Other than its classification, there are other problems with D. occidentalis martimus, otherwise known as the frost dragon. First off, the book claims that the frost dragon attacks with a frost blast. What? How can the same venom that produces the fiery blast in most other species of dragons, suddenly turn to ice just because the animal lives in the Arctic. The other problem is that the range of the frost dragon is a Holarctic one, ranging across Greenland, North America, and Scandinavia. And yet the article says that the frost dragon says it eats leopard seals...which live on the other side of the world. This book also fails geography forever, apparently.
There are also numerous problems with the amphitheres. First off, the book states that prehistoric amphitheres killed their prey by using their powerful talons. So...why did the talons vanish from the amphithere's body. To put this in perspective, that would be like saying that an anteater's claws and long tongue, the very means by which it makes its living, would suddenly vanish. It makes no sense. But all that seems miniscule by their claims regarding Archaeopteryx and the phoenix. According to the book, Archaeopteryx is a species of primitive phoenix, a group that represent transitional forms between venomous reptiles and dragons. WHAT! So...birds share a common ancestor with dragons...who both evolved from toxicoferans (the "venomous reptile" clade, which includes monitor lizards, gila monsters, snakes, and iguanas. Yes, really.) Apparently, this person hasn't picked up a single paleontology book in their lives. I mean, even when the bird-dinosaur theory wasn't popular, scientists still knew birds were related to archosaurs in some way.
Finally, we come to the marsupial dragon. WHAT! So, let me get this straight, just because an animal lives in Australia, it automatically makes it a marsupial? So that explains all those pouched crocodiles, monitor lizards, and birds running around in Australia, then. And what about the Australian dragon-like creatures in aboriginal mythology. The bunyip, people, the bunyip! And the thing hops. Like a kangaroo.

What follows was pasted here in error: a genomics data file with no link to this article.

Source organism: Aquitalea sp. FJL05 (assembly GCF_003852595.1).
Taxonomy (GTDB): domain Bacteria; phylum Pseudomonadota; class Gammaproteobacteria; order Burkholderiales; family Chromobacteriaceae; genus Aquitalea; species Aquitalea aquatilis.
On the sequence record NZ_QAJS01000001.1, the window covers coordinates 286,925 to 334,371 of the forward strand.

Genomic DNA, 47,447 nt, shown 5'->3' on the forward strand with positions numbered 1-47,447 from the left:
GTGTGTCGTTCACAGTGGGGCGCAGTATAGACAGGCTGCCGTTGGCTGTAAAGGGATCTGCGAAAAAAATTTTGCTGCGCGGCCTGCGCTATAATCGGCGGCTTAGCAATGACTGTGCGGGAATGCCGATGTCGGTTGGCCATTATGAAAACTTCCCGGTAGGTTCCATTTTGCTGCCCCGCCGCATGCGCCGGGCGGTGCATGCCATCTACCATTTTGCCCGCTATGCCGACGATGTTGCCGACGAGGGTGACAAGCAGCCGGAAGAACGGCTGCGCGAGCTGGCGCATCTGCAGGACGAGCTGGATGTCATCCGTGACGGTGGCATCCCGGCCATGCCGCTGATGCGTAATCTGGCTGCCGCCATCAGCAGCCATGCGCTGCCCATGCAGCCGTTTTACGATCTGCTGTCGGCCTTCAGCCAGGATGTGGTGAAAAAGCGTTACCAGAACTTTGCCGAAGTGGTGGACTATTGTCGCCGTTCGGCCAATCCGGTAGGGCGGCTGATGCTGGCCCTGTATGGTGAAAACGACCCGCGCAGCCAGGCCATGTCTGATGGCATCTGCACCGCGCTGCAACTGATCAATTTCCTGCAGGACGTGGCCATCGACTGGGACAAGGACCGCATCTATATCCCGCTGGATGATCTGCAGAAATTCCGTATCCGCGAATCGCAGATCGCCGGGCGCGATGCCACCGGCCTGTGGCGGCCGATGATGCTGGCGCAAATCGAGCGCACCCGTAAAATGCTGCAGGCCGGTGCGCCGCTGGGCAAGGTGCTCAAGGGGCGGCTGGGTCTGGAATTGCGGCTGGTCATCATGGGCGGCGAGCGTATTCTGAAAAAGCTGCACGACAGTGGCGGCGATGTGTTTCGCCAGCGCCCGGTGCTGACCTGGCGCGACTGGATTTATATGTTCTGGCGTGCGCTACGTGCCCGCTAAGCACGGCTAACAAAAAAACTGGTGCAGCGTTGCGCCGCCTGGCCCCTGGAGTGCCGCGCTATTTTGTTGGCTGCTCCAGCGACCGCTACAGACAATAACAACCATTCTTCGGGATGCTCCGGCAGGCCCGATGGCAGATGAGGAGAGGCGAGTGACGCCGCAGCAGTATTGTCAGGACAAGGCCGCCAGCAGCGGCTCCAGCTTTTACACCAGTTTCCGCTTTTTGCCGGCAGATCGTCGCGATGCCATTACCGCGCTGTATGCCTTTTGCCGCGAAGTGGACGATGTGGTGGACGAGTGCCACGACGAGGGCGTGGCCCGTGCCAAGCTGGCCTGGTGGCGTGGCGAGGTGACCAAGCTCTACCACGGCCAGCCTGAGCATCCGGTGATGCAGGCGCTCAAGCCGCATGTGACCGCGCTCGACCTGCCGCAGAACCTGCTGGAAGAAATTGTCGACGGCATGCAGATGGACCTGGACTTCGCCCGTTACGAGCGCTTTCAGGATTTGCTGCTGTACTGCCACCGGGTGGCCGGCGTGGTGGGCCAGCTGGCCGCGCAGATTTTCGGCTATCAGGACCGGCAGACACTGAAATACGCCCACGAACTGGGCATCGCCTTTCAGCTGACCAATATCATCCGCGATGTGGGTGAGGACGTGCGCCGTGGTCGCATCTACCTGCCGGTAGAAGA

Of course, for every poorly done speculative biology book, there is a good one on the same subject. If one wants to read an actually good book on the subject of "dragon natural history", I would reccomend Dragons and Unicorns: A Natural History by Paul and Karin Johnsgard.
Edit - Upon further rereading of the book, I discovered that it states that frost dragons make annual migrations to and from each pole. This...sort of explains how leopard seals can figure into a frost dragon's diet, but it doesn't explain how a creature can survive for half the year by feeding on the apex predator of an environment (it just doesn't work). Nor does it explain why they breathe ice.
Saturday, March 21, 2009
Let me tell you all something about this guy, he would call Gordon Ramsay a dunderhead if he was trying to become a cook. That's the kind of person he is. Us normal people know Ramsay is a master chef, and a genius in his field. But like me, he tells it like it is, and doesn't sugar-coat anything. That's what I personally love about him. Now, I don't consider myself to be a master of future evolution, but I was probably the first after Dixon's After Man to come up with a world of the future. I have drawings, books, and sketches of these animals on my Metazoic site that are older than most of the people on the SE forum!! I was studying evolution while they were still suckling their mamas' breasts! Oh wait. I don't think they even did that. One of them has a classic symptom of someone who never breast-fed and hates the World because of it. So let's say, I was studying evolution while they were still drinking out of bottles. I wouldn't really even put myself in the same class as Gordon Ramsay. But my basic point is some people just don't like any kind of opposing views, and those people never learn anything. They just live and breathe that the whole World is against them. That sure is not me!!